Identify Networks of Hope – The Power of a Prompt

‘Identify Networks of Hope’ – The Power of a Prompt

[IFF Prompt – 14 Nov 2017]

Hope is a big part of my daily interactions with folk… mostly the hope that my (usually email) communication will find its recipients well, and in fine fettle Hope this finds you well But a recent communication from the International Futures Forum ‘prompted’ me to reflect more directly on the hope I regularly ‘hope’ for.

The IFF helpfully (and hopefully?) circulates a new prompt weekly, selected at random from a ‘deck’ of prompt-cards, developed as short pithy statements informed by the Forum’s work, ‘to prompt us to recall our own learning’: “These ‘IFF prompts’ (have) proved very effective in opening up new perspectives on familiar material and in promoting better thinking and action appropriate for the conditions of the modern world”.

The November 17, 2017 prompt was ‘identify networks of hope’, triggering my noticing that hope was very much ‘on my radar’ at the time… especially after the Nov 2017 Edinburgh IFF breakfast session, where Graham Leicester, the IFF Director, had reported on his ’Tools for Hope’ experience, at the Association of Professional Futurists conference. He had noticed some sentiment around the importance of a shared iconic vision of the future, to collectively draw us forward… a serviceable dream perhaps, such as that in a burgeoning bud about to bloom flourishingly forth. I noticed that hope seems to readily ‘team’ with dream – and possibly also with blind faith in a world worth growing into… through ‘networks of hope’.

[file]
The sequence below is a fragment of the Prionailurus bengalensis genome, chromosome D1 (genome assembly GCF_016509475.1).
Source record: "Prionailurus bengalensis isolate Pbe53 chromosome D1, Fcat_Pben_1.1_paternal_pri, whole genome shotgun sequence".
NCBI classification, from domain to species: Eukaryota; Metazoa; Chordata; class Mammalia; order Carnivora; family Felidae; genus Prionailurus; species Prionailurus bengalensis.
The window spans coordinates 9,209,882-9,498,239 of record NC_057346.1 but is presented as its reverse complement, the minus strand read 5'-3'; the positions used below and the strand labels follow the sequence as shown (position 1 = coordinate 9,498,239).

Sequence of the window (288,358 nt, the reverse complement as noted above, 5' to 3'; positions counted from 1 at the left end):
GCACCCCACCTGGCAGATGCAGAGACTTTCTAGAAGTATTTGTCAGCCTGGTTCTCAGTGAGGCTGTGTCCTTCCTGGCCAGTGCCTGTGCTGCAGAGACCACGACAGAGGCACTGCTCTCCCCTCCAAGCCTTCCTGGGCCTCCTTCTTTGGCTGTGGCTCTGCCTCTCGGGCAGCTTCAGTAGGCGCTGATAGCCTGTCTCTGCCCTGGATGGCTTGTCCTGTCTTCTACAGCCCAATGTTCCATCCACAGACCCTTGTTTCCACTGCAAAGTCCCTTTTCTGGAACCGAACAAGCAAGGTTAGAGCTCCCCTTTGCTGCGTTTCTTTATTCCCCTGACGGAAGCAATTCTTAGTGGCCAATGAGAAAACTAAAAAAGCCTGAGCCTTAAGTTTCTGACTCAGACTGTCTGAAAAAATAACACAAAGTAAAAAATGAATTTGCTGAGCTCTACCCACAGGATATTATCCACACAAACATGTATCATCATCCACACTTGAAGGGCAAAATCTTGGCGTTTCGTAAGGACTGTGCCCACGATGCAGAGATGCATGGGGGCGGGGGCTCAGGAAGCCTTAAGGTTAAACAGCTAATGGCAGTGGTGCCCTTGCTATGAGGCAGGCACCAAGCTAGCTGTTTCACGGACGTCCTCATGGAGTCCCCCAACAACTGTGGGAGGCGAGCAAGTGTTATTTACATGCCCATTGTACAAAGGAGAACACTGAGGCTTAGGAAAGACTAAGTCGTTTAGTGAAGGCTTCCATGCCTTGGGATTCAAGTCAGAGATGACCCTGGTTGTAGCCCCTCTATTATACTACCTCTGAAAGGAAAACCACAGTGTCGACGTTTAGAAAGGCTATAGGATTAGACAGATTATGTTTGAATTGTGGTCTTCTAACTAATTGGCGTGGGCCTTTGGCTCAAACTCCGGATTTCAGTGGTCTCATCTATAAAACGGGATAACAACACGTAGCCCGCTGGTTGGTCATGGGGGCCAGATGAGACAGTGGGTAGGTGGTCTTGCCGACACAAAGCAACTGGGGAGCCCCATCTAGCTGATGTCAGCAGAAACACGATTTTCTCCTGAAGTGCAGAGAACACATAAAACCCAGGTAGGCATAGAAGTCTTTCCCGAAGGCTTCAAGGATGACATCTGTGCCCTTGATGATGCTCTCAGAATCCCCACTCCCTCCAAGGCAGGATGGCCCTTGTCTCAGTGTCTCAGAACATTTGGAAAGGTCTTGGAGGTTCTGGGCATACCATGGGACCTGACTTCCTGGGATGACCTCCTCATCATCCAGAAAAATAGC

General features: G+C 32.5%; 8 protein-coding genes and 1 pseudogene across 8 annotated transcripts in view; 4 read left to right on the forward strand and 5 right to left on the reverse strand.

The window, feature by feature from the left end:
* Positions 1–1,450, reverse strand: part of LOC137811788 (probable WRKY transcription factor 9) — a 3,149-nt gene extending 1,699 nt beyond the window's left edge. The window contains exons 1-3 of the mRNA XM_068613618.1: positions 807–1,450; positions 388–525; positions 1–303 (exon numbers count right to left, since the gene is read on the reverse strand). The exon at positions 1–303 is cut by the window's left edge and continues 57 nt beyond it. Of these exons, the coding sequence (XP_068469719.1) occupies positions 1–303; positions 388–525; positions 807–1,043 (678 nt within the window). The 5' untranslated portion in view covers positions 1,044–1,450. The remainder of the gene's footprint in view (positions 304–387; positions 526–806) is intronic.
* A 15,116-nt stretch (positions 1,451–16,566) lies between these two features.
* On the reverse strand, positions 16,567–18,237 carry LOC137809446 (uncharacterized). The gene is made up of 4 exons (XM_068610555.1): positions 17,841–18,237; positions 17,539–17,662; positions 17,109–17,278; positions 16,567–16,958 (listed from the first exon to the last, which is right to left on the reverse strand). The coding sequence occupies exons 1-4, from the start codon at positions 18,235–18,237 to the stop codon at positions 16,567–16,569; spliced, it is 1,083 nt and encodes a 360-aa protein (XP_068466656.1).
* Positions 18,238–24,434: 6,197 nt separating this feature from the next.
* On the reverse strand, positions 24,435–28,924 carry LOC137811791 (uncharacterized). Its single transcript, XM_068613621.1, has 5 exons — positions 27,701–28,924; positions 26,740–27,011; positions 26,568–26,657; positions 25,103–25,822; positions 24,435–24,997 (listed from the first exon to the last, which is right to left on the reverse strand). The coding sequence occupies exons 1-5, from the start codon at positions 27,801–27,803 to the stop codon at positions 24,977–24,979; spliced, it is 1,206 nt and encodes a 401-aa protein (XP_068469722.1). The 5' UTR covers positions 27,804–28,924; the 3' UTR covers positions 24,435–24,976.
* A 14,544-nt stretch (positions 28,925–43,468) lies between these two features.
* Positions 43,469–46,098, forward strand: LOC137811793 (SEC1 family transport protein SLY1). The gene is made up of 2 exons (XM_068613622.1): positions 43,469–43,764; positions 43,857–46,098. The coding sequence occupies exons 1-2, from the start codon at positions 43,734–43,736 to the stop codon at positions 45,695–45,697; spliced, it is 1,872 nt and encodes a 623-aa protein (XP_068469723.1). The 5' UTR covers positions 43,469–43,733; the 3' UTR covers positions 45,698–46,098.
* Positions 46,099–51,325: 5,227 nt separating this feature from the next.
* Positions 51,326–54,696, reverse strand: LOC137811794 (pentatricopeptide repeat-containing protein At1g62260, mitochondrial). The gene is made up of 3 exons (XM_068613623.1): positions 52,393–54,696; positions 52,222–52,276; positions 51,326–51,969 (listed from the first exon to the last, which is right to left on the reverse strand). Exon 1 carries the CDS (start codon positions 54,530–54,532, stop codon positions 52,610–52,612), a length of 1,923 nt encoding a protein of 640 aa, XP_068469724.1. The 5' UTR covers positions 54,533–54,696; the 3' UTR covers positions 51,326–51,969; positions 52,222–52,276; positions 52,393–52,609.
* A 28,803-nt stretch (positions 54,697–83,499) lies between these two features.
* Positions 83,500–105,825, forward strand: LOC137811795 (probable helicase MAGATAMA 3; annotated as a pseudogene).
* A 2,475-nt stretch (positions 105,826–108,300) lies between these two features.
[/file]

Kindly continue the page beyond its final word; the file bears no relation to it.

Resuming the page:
All this triggered a deeper and wider recall of previous engagements with ‘hope’ that seem to have stayed with me, and are probably still at work within me, in my own work in the world… but it’s not really ‘stuff’ that I get to ‘out’ often – except when wonderfully ‘prompted’ like this.

What came up included an early inspiration to represent ‘hopes and dreams’ as the ‘stuff’ of planning (my professional field for four decades) from a 2000 presentation. I recall feeling that this was a somewhat risqué perspective to be advancing then – to fellow professionals at least, but not necessarily for informed lay-persons – my main audience at the time.